CPH pizza joint Mother comes to London

More Italian than Federico Fellini eating a bowl of spaghetti alla puttanesca and complaining it doesn’t taste as good as Mamma’s, Mother is a surprising slice of authentic Italy in South London.

Mother Pizza has been incredibly successful in Denmark, with a lot of reviewers bandying the phrase ‘best pizza in Copenhagen’ about. After ten years in the Danish capital, the pizzeria and wine parlour has opened its doors in London. They’ve opted for the spanking new Battersea Power Station development, in its buzzing Circus West Village. It’s a bit of a trek to get there – winding up private roads and past security booths – but it’s worth it to see one of London’s most iconic buildings all lit up. Mother is in good company in its new Battersea home, rubbing shoulders with the Wright Brothers and Vagabond Wines. Although it still feels like a liminal space, this is sure to change as construction is completed and summer rolls in. The restaurant space is magnificent, like the spaces under railway arches all over London, but pimped up to the size of a small aircraft hangar. It’s tastefully lit, with plenty of dark corners for first dates or accidental tomato sauce spillages, and the art looks, appropriately, like beautiful flotsam dredged from The Thames.

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A glance at the menu clarifies that this is more than pizza. Owner David Biffani orders a selection of antipasti for me to ensure I get the best of everything. First up, a new olive oil that has, like much of the produce at Mother, been imported straight from Italy. It’s more bitter than most olive oil, with a fresh taste that is far from any supermarket oil. Then we have bruschette – creamed tuna with capers, vine tomatoes and garlic, and chickpea puree with rosemary. All are delightful, but the tuna surprises me the most by becoming one of the highlights of the meal. I nod politely when David tells me he is ordering us some ‘suppli al telefono’ – it turns out to be fried rice balls filled with mozzarella, similar to arancini. In Italy they are a common street food, to fill you up as a snack. The mozzarella is produced in Oxford rather than Italy because the freshness and quality is, David says, of the highest standard. The last starter is also the best, a battered and salted cod (baccalá fritto) that is light, crispy and completely devoid of mush. It strikes me as a mini-homage to all the Italians who emigrated to the UK and opened up fish and chip shops instead of trattorias to keep locals well-fed.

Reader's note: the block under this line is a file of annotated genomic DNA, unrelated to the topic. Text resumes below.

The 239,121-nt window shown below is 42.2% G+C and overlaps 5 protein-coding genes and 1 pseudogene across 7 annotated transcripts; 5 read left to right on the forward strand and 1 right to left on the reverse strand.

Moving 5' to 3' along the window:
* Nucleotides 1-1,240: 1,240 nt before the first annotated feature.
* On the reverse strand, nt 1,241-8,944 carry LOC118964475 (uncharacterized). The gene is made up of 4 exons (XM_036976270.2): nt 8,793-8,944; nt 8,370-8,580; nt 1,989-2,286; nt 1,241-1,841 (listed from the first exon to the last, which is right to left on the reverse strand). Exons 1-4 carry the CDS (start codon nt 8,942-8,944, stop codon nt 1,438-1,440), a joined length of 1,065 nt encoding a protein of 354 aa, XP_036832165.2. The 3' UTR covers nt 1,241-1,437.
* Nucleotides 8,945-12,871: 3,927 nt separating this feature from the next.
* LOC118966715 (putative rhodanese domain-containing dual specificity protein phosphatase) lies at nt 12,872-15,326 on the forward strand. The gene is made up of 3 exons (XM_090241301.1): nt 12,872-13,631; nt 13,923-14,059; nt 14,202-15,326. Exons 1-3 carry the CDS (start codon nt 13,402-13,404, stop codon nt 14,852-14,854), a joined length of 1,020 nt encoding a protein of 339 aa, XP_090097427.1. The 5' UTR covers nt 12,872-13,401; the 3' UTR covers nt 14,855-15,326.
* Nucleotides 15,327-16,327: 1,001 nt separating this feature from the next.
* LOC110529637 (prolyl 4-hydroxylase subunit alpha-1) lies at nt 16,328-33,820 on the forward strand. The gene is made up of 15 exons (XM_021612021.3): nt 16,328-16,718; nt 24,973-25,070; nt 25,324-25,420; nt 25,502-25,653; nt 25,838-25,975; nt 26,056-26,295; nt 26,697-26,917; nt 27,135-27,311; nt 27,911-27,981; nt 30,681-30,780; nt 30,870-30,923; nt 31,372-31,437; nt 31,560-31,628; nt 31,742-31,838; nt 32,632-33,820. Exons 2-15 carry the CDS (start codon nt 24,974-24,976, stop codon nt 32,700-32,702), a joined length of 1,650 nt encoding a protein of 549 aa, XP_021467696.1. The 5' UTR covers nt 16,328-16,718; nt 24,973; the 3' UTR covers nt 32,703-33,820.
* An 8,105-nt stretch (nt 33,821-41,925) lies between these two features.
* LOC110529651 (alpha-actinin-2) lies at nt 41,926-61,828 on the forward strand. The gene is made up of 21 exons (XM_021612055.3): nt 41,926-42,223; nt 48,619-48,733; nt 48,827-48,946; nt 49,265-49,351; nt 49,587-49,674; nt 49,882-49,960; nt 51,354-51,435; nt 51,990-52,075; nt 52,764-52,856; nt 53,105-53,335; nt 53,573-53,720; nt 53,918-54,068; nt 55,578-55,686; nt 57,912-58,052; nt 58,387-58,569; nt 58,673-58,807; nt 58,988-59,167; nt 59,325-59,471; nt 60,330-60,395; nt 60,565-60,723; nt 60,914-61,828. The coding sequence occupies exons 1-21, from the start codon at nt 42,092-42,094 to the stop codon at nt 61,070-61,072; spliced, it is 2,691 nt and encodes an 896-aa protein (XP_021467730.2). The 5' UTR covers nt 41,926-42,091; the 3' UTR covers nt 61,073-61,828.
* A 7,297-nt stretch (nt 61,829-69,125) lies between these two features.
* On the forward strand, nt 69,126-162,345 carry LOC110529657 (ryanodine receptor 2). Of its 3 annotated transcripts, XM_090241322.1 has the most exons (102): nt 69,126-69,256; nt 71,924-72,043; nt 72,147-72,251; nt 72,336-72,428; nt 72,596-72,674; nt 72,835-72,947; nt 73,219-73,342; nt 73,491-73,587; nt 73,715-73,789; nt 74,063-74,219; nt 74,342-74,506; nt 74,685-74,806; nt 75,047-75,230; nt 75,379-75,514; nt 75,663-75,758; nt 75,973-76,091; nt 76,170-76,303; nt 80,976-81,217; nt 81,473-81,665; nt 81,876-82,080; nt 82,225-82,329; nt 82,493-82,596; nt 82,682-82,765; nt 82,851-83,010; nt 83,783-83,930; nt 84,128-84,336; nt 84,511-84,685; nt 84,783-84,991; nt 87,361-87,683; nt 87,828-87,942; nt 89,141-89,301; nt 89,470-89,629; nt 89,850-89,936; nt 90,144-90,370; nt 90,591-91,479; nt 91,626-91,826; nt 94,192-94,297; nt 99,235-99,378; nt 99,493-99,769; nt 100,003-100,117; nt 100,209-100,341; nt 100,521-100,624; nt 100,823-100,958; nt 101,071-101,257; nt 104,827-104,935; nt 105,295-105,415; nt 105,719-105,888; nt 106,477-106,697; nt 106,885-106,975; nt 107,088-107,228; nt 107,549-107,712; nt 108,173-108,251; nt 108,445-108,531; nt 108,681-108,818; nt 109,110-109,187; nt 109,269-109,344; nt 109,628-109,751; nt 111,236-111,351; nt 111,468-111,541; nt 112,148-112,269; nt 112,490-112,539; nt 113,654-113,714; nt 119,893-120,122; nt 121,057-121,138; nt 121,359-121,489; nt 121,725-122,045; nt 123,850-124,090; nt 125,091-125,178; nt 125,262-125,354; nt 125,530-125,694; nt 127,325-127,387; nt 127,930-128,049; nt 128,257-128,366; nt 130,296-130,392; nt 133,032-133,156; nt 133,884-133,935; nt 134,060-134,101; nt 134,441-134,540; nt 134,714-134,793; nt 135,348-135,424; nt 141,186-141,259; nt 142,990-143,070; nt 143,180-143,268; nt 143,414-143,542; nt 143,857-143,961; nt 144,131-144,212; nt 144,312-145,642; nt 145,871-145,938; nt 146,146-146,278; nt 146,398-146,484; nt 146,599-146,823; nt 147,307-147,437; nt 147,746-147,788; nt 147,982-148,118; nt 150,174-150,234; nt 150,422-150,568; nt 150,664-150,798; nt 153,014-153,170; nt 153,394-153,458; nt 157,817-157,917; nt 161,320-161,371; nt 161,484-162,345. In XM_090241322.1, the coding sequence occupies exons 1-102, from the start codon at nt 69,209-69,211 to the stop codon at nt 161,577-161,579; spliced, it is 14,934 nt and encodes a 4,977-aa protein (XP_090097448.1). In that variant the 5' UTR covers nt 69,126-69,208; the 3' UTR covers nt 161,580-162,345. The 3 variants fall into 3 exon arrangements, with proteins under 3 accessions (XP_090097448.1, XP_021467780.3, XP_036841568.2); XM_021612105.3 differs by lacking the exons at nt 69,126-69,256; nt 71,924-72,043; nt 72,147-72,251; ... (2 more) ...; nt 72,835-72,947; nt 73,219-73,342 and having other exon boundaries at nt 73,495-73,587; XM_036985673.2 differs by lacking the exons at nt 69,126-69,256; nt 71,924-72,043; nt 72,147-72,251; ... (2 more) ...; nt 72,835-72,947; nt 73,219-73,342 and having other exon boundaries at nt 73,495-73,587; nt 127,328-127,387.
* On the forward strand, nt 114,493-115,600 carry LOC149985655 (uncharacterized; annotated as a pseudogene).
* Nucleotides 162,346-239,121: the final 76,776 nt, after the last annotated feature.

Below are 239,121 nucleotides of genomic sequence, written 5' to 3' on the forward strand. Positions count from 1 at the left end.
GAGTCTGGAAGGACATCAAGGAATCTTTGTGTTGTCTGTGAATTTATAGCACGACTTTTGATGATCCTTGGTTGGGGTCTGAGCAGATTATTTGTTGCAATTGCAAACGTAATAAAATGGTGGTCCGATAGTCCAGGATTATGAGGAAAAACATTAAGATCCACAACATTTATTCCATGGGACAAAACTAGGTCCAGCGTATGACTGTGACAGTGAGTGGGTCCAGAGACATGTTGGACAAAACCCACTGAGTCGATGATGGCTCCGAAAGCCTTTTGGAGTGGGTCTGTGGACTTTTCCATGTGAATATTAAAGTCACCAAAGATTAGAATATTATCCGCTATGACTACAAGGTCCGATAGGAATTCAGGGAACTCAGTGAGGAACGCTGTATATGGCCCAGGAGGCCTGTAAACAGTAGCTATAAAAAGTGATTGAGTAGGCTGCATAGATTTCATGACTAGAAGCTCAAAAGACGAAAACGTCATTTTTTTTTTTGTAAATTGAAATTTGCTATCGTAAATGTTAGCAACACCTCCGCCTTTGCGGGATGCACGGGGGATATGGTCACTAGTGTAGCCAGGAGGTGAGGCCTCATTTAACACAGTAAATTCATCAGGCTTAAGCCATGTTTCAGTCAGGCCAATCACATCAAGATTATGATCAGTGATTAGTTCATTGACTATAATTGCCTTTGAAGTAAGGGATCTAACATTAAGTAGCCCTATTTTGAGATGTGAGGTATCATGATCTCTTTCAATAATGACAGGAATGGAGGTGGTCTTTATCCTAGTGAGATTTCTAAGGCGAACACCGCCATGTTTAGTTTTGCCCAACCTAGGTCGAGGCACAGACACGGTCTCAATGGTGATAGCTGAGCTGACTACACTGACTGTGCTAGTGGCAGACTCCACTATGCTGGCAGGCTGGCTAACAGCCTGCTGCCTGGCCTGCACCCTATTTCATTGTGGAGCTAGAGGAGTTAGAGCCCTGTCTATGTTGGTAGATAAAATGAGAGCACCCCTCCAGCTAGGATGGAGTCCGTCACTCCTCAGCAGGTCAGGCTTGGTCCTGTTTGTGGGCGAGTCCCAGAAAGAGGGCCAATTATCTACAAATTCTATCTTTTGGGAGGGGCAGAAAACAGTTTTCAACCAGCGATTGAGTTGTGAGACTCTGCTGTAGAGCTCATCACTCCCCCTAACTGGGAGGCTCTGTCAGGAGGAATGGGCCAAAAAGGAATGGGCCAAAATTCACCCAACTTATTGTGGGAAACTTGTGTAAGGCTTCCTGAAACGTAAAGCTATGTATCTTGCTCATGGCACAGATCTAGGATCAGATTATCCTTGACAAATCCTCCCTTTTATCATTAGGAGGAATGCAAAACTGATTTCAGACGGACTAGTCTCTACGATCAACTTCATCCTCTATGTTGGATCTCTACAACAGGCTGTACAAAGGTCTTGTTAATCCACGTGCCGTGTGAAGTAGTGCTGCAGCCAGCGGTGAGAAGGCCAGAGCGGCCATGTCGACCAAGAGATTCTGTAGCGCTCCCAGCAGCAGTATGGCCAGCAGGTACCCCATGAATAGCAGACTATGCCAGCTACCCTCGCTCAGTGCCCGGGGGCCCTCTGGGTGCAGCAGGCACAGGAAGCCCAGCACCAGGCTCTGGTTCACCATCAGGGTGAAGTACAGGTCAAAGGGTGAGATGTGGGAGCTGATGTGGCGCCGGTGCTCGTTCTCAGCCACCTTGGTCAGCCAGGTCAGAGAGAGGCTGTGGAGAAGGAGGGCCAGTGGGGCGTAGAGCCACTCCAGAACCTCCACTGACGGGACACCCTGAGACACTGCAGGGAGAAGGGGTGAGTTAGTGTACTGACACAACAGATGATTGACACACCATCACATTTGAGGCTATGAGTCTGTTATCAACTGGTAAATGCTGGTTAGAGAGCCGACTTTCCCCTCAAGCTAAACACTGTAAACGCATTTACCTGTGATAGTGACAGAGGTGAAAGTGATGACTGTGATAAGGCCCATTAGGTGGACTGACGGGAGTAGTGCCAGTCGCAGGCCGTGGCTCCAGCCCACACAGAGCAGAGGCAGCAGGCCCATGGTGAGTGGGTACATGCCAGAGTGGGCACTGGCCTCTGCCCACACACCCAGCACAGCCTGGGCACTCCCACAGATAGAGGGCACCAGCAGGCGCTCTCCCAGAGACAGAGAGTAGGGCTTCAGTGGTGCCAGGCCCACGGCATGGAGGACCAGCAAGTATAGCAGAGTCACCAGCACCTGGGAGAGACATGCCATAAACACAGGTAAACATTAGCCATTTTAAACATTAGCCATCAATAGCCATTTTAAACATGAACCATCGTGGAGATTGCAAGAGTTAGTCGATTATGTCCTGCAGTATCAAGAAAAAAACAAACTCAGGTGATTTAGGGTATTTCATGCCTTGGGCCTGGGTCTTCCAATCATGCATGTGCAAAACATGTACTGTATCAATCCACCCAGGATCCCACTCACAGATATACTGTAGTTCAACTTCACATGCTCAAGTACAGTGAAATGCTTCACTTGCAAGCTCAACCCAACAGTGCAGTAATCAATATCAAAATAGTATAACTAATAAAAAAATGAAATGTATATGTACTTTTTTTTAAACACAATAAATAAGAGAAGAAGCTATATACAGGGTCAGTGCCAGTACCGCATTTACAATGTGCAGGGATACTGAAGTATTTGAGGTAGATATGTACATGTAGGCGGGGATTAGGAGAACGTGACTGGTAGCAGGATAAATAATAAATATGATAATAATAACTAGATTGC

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Finally, we move onto the pizza. After the variety of the starters, we decide to keep it simple with a good old margherita. It’s been made in the impressive bespoke pizza oven, using seawater imported from the Mediterranean. This gives the dough its distinctive tangy sourdough taste, but also a lightness so you can have slice after slice without having to be rolled onto the Thames Clipper home. It’s delicious, and it feels a little like you’re robbing Italy at only £8.50.

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The wine list is impeccable as well – all are Italian (what else) and have been selected especially from vineyards that the owners have visited. The Ronco Severo orange wine is particularly good, while the Prosecco is light, fresh and very well-priced.

Mother is a meal in which every detail sings of Italian authenticity. Just, presumably, as Mamma herself made it.



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